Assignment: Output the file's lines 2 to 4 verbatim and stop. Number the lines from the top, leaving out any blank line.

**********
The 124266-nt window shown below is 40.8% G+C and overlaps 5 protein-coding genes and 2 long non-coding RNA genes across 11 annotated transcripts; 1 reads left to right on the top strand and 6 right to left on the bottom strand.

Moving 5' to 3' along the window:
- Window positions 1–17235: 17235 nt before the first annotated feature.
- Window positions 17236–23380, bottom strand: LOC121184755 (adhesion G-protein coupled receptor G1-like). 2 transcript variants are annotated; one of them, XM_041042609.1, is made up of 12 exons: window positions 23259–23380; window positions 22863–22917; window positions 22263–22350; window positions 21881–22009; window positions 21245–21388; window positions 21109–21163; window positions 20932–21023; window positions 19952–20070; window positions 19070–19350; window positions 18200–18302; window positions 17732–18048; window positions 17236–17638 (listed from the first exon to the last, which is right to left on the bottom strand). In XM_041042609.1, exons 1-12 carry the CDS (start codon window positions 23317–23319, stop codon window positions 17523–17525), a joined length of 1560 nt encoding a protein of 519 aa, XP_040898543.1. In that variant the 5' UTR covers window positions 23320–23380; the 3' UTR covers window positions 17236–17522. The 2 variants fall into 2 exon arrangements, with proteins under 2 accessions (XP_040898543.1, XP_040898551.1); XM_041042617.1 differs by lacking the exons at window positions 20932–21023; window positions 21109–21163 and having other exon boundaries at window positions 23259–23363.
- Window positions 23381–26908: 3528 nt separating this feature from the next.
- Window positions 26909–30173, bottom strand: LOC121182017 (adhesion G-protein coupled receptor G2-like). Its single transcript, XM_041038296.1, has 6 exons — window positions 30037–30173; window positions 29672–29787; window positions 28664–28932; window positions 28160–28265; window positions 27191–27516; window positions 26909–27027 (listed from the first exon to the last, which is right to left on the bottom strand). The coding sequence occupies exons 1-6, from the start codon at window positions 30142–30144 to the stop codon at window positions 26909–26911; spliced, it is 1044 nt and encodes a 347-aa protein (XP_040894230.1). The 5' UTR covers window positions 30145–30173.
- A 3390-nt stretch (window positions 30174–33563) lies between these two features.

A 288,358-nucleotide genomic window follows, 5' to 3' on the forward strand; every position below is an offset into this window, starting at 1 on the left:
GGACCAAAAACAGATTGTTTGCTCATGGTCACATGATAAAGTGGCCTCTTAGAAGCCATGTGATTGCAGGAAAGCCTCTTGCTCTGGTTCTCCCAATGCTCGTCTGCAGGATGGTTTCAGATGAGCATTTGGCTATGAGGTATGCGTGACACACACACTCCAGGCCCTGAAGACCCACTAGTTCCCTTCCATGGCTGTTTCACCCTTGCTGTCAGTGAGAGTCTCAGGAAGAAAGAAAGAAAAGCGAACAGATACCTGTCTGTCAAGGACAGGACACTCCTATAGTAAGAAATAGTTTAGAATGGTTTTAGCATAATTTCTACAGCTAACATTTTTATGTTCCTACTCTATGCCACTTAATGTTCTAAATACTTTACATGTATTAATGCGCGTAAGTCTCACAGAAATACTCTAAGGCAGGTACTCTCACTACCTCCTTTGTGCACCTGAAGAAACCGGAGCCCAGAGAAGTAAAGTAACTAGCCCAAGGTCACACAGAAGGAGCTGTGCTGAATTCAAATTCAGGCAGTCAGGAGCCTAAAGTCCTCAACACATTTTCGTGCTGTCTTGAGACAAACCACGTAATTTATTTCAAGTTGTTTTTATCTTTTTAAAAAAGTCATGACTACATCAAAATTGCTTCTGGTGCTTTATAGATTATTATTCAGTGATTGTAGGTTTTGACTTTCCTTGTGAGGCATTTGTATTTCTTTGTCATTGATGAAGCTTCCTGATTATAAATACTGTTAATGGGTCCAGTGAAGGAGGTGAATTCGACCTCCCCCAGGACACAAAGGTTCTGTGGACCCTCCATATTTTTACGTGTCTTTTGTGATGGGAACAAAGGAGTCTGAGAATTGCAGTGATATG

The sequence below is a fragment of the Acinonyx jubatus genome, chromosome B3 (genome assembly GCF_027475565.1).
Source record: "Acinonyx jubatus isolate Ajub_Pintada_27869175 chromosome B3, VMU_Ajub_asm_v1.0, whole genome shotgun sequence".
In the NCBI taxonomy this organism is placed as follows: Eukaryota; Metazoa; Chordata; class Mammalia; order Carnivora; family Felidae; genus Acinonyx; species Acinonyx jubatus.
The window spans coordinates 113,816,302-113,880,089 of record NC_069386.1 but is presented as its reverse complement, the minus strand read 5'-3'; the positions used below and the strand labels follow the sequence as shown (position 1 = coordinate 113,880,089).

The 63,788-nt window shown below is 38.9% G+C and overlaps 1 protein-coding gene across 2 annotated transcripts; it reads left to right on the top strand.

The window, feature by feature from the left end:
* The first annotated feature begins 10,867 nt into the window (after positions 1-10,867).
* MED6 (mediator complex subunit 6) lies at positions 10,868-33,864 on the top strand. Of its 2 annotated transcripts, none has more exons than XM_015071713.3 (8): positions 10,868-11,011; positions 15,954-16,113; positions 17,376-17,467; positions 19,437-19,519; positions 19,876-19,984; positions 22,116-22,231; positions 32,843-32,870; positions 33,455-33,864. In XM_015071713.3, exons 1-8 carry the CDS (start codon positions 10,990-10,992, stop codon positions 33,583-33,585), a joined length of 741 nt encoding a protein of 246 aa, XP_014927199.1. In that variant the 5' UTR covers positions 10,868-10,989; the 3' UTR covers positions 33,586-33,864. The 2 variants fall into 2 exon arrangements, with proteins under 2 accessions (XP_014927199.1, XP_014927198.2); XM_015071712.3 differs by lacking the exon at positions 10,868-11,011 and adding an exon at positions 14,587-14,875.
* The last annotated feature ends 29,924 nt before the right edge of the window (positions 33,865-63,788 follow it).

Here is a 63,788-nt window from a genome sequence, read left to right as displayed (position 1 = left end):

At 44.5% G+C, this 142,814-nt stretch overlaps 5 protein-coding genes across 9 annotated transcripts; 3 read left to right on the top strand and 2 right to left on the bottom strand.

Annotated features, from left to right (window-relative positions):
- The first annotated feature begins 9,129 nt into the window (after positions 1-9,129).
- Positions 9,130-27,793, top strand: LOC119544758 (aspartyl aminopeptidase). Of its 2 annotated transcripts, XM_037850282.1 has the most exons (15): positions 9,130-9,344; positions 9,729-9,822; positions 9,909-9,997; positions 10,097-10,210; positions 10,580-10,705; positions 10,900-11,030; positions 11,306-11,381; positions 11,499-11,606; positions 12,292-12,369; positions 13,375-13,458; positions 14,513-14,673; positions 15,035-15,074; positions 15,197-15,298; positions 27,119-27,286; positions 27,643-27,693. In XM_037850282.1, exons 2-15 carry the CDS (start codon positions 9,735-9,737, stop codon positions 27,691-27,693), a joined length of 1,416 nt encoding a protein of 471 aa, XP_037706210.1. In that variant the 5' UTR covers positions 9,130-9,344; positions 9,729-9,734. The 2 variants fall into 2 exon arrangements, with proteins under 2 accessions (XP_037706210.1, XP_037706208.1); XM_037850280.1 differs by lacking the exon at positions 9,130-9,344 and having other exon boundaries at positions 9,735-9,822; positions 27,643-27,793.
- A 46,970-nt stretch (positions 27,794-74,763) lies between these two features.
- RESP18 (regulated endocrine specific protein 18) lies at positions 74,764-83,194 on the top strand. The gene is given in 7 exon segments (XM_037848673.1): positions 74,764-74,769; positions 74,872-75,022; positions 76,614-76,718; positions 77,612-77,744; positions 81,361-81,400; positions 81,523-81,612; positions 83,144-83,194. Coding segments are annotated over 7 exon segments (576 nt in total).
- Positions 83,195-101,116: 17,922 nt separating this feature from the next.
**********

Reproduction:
Moving 5' to 3' along the window:
- Window positions 1–17235: 17235 nt before the first annotated feature.
- Window positions 17236–23380, bottom strand: LOC121184755 (adhesion G-protein coupled receptor G1-like). 2 transcript variants are annotated; one of them, XM_041042609.1, is made up of 12 exons: window positions 23259–23380; window positions 22863–22917; window positions 22263–22350; window positions 21881–22009; window positions 21245–21388; window positions 21109–21163; window positions 20932–21023; window positions 19952–20070; window positions 19070–19350; window positions 18200–18302; window positions 17732–18048; window positions 17236–17638 (listed from the first exon to the last, which is right to left on the bottom strand). In XM_041042609.1, exons 1-12 carry the CDS (start codon window positions 23317–23319, stop codon window positions 17523–17525), a joined length of 1560 nt encoding a protein of 519 aa, XP_040898543.1. In that variant the 5' UTR covers window positions 23320–23380; the 3' UTR covers window positions 17236–17522. The 2 variants fall into 2 exon arrangements, with proteins under 2 accessions (XP_040898543.1, XP_040898551.1); XM_041042617.1 differs by lacking the exons at window positions 20932–21023; window positions 21109–21163 and having other exon boundaries at window positions 23259–23363.